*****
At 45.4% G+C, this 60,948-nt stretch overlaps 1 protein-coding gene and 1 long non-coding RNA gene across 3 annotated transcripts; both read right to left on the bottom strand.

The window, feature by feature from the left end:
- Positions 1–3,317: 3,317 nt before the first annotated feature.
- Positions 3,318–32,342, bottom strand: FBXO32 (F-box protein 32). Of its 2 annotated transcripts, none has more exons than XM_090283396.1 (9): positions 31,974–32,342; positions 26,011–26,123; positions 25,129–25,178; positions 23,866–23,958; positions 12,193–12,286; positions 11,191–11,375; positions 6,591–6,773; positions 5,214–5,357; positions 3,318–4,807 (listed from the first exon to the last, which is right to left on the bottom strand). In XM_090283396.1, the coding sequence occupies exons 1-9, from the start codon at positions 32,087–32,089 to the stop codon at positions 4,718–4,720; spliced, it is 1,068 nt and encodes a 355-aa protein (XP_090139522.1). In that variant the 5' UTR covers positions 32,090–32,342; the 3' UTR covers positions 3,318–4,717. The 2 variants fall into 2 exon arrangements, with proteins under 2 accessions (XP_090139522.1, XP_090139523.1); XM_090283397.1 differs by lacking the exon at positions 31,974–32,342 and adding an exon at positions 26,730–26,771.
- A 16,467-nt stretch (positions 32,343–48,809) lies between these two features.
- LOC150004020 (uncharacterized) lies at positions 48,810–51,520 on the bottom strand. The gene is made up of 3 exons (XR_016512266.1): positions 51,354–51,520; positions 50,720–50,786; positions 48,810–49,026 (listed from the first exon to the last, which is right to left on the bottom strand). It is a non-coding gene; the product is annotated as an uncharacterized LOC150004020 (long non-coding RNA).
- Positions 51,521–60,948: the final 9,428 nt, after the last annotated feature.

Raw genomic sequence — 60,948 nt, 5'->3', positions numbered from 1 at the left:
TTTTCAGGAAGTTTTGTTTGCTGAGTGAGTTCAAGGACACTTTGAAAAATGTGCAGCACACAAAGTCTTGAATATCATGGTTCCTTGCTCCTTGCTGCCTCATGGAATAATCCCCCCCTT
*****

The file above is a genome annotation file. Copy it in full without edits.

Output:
At 45.4% G+C, this 60,948-nt stretch overlaps 1 protein-coding gene and 1 long non-coding RNA gene across 3 annotated transcripts; both read right to left on the bottom strand.

The window, feature by feature from the left end:
- Positions 1–3,317: 3,317 nt before the first annotated feature.
- Positions 3,318–32,342, bottom strand: FBXO32 (F-box protein 32). Of its 2 annotated transcripts, none has more exons than XM_090283396.1 (9): positions 31,974–32,342; positions 26,011–26,123; positions 25,129–25,178; positions 23,866–23,958; positions 12,193–12,286; positions 11,191–11,375; positions 6,591–6,773; positions 5,214–5,357; positions 3,318–4,807 (listed from the first exon to the last, which is right to left on the bottom strand). In XM_090283396.1, the coding sequence occupies exons 1-9, from the start codon at positions 32,087–32,089 to the stop codon at positions 4,718–4,720; spliced, it is 1,068 nt and encodes a 355-aa protein (XP_090139522.1). In that variant the 5' UTR covers positions 32,090–32,342; the 3' UTR covers positions 3,318–4,717. The 2 variants fall into 2 exon arrangements, with proteins under 2 accessions (XP_090139522.1, XP_090139523.1); XM_090283397.1 differs by lacking the exon at positions 31,974–32,342 and adding an exon at positions 26,730–26,771.
- A 16,467-nt stretch (positions 32,343–48,809) lies between these two features.
- LOC150004020 (uncharacterized) lies at positions 48,810–51,520 on the bottom strand. The gene is made up of 3 exons (XR_016512266.1): positions 51,354–51,520; positions 50,720–50,786; positions 48,810–49,026 (listed from the first exon to the last, which is right to left on the bottom strand). It is a non-coding gene; the product is annotated as an uncharacterized LOC150004020 (long non-coding RNA).
- Positions 51,521–60,948: the final 9,428 nt, after the last annotated feature.

Raw genomic sequence — 60,948 nt, 5'->3', positions numbered from 1 at the left:
TTTTCAGGAAGTTTTGTTTGCTGAGTGAGTTCAAGGACACTTTGAAAAATGTGCAGCACACAAAGTCTTGAATATCATGGTTCCTTGCTCCTTGCTGCCTCATGGAATAATCCCCCCCTT